Bread is a wonderful food, a great base for many meals and it plays a big part in virtually every food culture. Whilst Italians may not eat quite as much as many other Europeans do, they do eat it virtually every day, and Italian cuisine has a wealth of regional bread variations.
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Much like the rest of Italian food culture, however, there are some important rules to bear in mind when it comes to eating bread. Most importantly, bread should always be eaten with other food, but it should not be eaten with a starchy meal. So you’ll rarely see it served with pasta in Italy!
Italy has an incredible variety of bread, with many regional versions of flatbread, sourdough, and your traditional loaf. It’s definitely worth trying some of the specialist breads that are available – you’re sure to find a new favourite!
Focaccia is an oven-baked flatbread with a similar texture to pizza dough. It’s believed that the Romans invented this style of bread – but they cooked theirs on the hearth, which produces a far crispier version than modern-day offerings.
The simplest styles of focaccia are topped with herbs and drizzled with olive oil, but you can also buy quite elaborate versions topped with vegetables or meats.
2. Pane Toscano
Literally translated as “Tuscan bread”, this beautiful bread is a regional specialty of Tuscany. This is a large round, springy bread that is similar to a white loaf, but much flatter. Traditionally, pane toscano is cooked in a woodfired oven giving it a unique flavour, and it’s great for mopping up a Tuscan soup or stew!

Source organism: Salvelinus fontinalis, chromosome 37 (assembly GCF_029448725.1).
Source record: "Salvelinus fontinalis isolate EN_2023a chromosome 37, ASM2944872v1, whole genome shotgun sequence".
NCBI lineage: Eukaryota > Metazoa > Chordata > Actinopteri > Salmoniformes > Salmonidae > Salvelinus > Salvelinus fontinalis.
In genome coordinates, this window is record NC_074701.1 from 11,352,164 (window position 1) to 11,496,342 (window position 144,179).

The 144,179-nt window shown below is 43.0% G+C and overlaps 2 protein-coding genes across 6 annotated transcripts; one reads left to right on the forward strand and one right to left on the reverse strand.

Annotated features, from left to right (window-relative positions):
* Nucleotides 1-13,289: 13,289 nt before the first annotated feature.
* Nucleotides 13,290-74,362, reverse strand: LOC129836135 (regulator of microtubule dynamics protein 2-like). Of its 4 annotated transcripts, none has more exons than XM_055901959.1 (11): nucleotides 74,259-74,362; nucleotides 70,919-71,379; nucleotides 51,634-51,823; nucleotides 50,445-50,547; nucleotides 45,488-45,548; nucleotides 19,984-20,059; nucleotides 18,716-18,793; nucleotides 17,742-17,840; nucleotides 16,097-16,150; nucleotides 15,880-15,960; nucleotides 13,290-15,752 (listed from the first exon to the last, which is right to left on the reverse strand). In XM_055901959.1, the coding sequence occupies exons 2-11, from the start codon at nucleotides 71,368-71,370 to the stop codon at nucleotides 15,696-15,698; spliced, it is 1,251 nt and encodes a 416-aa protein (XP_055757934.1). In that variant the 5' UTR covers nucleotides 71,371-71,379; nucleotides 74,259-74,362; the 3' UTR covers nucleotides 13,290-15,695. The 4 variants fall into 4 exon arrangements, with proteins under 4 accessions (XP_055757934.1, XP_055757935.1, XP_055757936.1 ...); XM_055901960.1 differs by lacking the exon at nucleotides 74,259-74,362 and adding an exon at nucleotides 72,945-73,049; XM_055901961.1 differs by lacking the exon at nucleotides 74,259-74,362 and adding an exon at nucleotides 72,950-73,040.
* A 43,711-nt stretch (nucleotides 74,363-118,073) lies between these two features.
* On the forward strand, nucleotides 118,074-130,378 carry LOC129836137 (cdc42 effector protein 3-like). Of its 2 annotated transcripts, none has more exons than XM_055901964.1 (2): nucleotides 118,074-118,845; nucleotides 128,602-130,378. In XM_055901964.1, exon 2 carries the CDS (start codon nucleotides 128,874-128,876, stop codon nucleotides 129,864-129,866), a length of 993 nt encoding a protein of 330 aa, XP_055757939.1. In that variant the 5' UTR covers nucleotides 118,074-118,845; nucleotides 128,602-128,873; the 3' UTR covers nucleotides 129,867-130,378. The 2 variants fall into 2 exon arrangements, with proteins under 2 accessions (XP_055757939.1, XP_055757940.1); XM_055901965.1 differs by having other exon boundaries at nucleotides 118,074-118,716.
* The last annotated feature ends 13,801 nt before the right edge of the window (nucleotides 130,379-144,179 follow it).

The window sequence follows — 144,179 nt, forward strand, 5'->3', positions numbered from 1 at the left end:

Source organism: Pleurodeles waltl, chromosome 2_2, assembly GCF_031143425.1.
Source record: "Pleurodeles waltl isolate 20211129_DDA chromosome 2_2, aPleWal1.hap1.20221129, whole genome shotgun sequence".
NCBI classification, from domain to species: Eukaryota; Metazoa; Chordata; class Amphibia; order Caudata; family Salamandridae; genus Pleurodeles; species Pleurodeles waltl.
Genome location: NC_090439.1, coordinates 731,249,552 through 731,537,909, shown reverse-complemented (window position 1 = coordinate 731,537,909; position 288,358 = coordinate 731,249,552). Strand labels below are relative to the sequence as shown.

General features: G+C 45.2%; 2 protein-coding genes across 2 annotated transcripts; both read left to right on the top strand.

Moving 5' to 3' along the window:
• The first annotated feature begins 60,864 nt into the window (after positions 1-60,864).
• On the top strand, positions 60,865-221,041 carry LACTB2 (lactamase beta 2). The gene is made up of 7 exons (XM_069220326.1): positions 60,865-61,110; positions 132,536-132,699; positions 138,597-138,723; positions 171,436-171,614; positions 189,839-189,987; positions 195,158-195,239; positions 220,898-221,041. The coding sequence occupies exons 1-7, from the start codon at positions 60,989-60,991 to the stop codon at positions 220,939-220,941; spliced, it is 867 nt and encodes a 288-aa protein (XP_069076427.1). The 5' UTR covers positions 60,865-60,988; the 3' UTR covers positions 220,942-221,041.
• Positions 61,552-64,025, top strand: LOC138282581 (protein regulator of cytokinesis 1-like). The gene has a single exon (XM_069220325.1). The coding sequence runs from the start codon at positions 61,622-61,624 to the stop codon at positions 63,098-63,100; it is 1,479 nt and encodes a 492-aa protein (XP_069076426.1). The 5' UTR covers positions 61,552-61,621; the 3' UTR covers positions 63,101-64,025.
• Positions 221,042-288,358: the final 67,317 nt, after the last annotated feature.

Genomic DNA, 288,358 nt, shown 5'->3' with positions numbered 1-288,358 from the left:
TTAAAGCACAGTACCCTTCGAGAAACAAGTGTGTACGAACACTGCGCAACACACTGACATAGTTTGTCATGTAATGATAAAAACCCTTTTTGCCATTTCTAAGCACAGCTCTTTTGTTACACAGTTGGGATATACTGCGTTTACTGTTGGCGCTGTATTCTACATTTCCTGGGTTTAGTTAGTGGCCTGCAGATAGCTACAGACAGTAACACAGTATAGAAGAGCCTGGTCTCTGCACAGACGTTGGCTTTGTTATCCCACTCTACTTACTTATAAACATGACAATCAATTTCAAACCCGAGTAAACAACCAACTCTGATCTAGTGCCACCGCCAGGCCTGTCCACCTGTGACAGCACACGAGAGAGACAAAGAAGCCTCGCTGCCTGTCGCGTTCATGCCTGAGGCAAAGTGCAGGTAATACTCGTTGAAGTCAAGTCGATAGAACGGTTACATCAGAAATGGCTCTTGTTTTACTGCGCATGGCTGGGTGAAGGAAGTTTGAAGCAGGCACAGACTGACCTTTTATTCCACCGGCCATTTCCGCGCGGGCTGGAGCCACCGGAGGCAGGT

3. Pizza Bianca
As the name suggests, this addition to our list is a cross between pizza and bread. The dough is rolled out quite thick, which is why it looks more like bread than pizza when it comes out of the oven!
Usually topped with some mozzarella, and a few olives and served hot with a little olive oil – you should definitely try this bread if you get the chance!
Perhaps the most well-known and popular Italian bread, ciabatta is a slipper-shaped bread. It has a unique, almost plasticity, texture, which makes it possible to do practically anything with this bread.
Interestingly, it is not strictly a traditional Italian bread – ciabatta was created in Italy in 1982 by an Italian miller called Arnaldo Cavallari – so can be viewed as a modern classic!
5. Coppia Ferrarese
One of the most popular styles of bread worldwide right now is sourdough! If you’re a big sourdough fan, you should definitely try the Italian version of Coppia Ferrarese. This unusual bread even has a Protected Geographical Indication, which means at least one stage of its production must take place in Ferrara. The bread gets its flavour from that malt used to make it, coupled with its very distinctive shape (created by twisting 4 strands of dough together into a cross-shape), it’s a really unique bread!
6. Piadina Romagnola
Originally a staple for the poor peasantry of Emilia-Romagna, this flatbread has now been awarded a Protected Geographical Indication status and has a special place within this region’s cuisine. The nineteenth-century poet Giovanni Pascoli even wrote an ode to it with La Piada calling it the bread of poverty, humanity, and freedom.
Crusty on the outside, and soft on the inside – ciambella is a great rustic style of bread found in Puglia and the Basilicata areas of Italy. The dough is rolled out into a thick sausage and joined together in a circle shape to be baked, giving it its distinctive appearance.
Certosino is another popular Italian sweetbread, this time from the Bologna region. Traditionally prepared for Christmas festivities, this rich sweet bread is filled with almonds, pine nuts, cocoa powder, dark chocolate, honey, and candied fruit.
9. Pane di Segale
Pane di Segale is the Italian version of rye bread. In Italy, there are very few brown loaves available as virtually all wheat is milled to be white flour. Pane di Segale is a particularly nice variation of this style of bread – closely textured with a thin crust but is still soft and moist.